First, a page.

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Maria is surmounted by a crown of glory; above this is inscribed, Ave, and below, MUTANS EYE NOMEN!
We also entered the Church St. Finisterre, which contained nothing remarkable. Got some coffee in the Café des Suisses, opposite the Theatre, and then went to the play.
We found the Theatre a good deal like those of Gand and Anvers. We sat in the front division of the pit (3} francs each), as the boxes, we understood, were all private. A side box was decorated as the King of Holland's box. Under the arms the motto “ Je maintiendrai.” The spectacle was, according to the bills, to have commenced at a quarter before seven o'clock, with a Comedy called Le Medicin mulgre lui, and to conclude with Gulistan, the same Persian piece as we saw at Antwerp.
But we soon learnt that the first piece would be omitted, on account of the illuess of one of the performers. We heard the overture to Henri IV. played very well, and then the curtain rose at half past eight o'clock. The audience received every thing very peaceably; and I could not avoid thinking that a London audience would have acted very differently under similiar circumstances,
Sunday, 15th. - Did not get up very early ; called on M. Van M. two or three times during the forenoon, but did not find him at home. On Mr. P., also, we called, who was likewise out. On returning to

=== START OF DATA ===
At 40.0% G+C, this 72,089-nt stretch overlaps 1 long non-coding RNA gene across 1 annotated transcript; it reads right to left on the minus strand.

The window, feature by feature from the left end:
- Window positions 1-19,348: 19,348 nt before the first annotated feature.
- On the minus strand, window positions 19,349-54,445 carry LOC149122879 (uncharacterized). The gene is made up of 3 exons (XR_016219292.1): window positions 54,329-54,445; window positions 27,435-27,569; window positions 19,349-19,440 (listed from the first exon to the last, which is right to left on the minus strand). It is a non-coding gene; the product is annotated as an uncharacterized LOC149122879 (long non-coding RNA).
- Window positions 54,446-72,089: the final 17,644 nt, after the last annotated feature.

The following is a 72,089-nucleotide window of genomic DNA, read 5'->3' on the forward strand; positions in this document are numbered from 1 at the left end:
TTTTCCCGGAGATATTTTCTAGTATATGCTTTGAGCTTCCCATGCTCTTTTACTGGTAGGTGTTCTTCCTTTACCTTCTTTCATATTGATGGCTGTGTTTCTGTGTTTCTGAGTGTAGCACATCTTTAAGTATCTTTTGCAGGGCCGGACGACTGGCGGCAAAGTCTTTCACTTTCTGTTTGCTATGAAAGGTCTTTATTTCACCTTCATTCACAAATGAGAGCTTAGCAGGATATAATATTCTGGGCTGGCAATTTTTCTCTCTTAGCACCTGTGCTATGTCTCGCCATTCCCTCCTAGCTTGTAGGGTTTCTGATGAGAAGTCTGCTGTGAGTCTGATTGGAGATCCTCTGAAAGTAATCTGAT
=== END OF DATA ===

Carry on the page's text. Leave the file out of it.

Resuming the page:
PALACE OF LAKEN.
the hotel we met a procession of the Virgin, accompanied with music, &c., and found Mr. Van M.'s son waiting for us at the inn door. We attended him to Counsellor Burtin, but found that he was gone into the country; we were, therefore, at present disappointed. Dined at the Table d'Hôte. Music at dinner, as usual, by four men (one blind), three violins and a bass. The blind man gave a good imitation of a trumpet by taking the smaller string down from the bridge and letting it lie along the belly of the fiddle. Walked afterwards with our laquais de place (whom we had also taken with us in the morning) to the Palace of LAKEN.' Our road lay through the Allée Verde, which consists of two walks or roads; one on each side of the canal, lined with several rows of trees, extending nearly a mile from the town. The evening was charming, the day having been excessively warm, and the walk was filled with much gay company. At the end of the avenue we crossed the bridge beforementioned, and then, instead of turning to the right into the high road from Malines, proceeded straight across into a by-road which wound round to the front of the PALACE. There were elegant gates at the en. trance, and a lawn before the chateau. We were conducted by a servant through the suite of rooms on the ground floor, which were very sumptuously furnished by BUONAPARTE, for so sure was he of success at Waterloo, that dispatches were found after the battle, dated Laken. Here he meant to have taken up his
abode next day--reposing after victory! It is at present one of the residences of the King of the Netherlands.
Here Harold stands upon this place of skulls,
AMBITION's life and labours all in vain;